RENOVATORS are being warned not to get carried away after several dilapidated properties have sold for well above expectation in Sydney, putting the buyers at extreme risk of overcapitalisation.
Among the inflated sales was a dump featured in the Sunday Telegraph last week. The two-bedroom house at 137 Simmons St, Enmore sold for $735,000, despite expectations of no more than $600,000.
Completely uninhabitable in its present state, the house attracted attention only from builders interested in adding value. Even with the small buyer pool, more than 100 groups inspected the property during the open house campaign and 17 people registered to bid at auction.
“There is no question the position is great, but they have definitely overpaid for what the property offers,” said real estate author and buyer’s agent Patrick Bright. “The end value for a two-bed, one-bath terrace with no parking in that location would be around $850,000, depending on the quality of finishes.
“They will easily sink $200,000; and perhaps a lot more, into that property, so they are going to be in negative equity upon completion.”
Selling agent Aisling Brady from LJ Hooker said most of the interest from builders had centred on adding a third bedroom, which may make the property profitable.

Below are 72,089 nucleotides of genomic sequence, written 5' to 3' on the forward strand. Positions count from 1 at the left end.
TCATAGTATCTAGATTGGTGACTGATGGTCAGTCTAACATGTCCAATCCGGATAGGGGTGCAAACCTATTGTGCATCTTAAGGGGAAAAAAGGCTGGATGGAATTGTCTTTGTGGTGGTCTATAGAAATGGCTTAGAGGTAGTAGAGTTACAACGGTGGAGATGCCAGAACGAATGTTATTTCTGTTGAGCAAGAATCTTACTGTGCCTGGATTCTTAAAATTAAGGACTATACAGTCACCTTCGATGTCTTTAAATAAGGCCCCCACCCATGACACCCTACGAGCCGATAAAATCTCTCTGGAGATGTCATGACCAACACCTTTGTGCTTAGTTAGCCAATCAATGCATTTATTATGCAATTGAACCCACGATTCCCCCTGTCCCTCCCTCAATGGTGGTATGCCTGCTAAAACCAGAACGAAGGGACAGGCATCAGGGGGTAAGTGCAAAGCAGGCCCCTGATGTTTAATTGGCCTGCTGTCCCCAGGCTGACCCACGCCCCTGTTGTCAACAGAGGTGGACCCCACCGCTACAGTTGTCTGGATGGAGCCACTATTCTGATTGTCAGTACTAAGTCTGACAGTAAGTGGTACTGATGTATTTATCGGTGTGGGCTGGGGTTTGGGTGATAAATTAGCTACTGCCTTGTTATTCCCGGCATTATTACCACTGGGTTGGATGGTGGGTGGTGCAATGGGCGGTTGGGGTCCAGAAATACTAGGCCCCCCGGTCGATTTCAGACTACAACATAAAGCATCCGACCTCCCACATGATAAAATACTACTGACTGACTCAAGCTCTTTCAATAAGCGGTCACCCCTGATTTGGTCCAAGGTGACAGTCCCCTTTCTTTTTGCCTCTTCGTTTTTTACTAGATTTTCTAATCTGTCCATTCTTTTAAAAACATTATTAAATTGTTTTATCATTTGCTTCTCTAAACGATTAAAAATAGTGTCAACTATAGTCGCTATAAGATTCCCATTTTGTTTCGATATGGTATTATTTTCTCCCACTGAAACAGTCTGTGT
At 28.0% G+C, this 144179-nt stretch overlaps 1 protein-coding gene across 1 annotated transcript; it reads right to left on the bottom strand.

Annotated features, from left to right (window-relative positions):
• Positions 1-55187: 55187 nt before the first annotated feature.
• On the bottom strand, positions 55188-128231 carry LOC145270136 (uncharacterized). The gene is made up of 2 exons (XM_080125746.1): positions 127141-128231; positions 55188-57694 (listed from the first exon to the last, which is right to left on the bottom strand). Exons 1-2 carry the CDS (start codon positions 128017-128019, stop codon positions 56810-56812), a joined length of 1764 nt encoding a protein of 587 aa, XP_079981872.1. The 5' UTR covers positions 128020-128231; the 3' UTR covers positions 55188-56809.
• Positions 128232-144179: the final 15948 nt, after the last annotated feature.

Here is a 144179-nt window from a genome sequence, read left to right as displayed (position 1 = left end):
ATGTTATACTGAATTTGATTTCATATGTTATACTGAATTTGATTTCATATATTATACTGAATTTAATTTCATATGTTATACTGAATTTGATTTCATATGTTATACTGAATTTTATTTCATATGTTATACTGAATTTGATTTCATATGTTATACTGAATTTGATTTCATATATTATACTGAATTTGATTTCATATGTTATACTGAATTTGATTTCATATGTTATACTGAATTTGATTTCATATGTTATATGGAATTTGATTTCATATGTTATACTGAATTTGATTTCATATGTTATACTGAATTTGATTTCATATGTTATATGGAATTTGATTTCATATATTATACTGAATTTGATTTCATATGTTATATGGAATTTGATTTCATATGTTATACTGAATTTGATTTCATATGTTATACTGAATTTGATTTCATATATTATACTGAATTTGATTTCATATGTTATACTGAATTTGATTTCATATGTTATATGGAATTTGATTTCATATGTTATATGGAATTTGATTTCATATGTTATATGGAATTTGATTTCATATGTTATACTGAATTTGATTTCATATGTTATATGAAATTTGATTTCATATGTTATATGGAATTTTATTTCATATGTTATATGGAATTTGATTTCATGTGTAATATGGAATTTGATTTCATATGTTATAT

“A renovated three bedroom house in this area would be worth up to $1.2 million,” Ms Brady said.
Agents say shabby terrace houses are the most popular with renovators, due to programs like The Block, which mostly feature similar properties.
Other rundown houses to beat expectations recently included a terrace at 43 Park St, Erskineville, which sold for $140,000 above reserve through Nuri Shik of Laing + Simmons Potts Point; and a fire damaged shack at Mount Pritchard, which sold for $31,000 higher than a private offer, thanks to the 638 sqm block of land it was situated on.
Mr Bright said the chances of a successful renovation were greater when the property remained structurally sound.
“You’re searching for something rundown but not totally derelict,” Mr Bright said. “I advise people to avoid the ‘problem child’ properties that need structural work. You want to spend your renovation budget on improvements that buyers can see because that’s how you add value. Spending money on fixing defects that nobody can see doesn’t add value, but eats into your renovation budgets and profits.”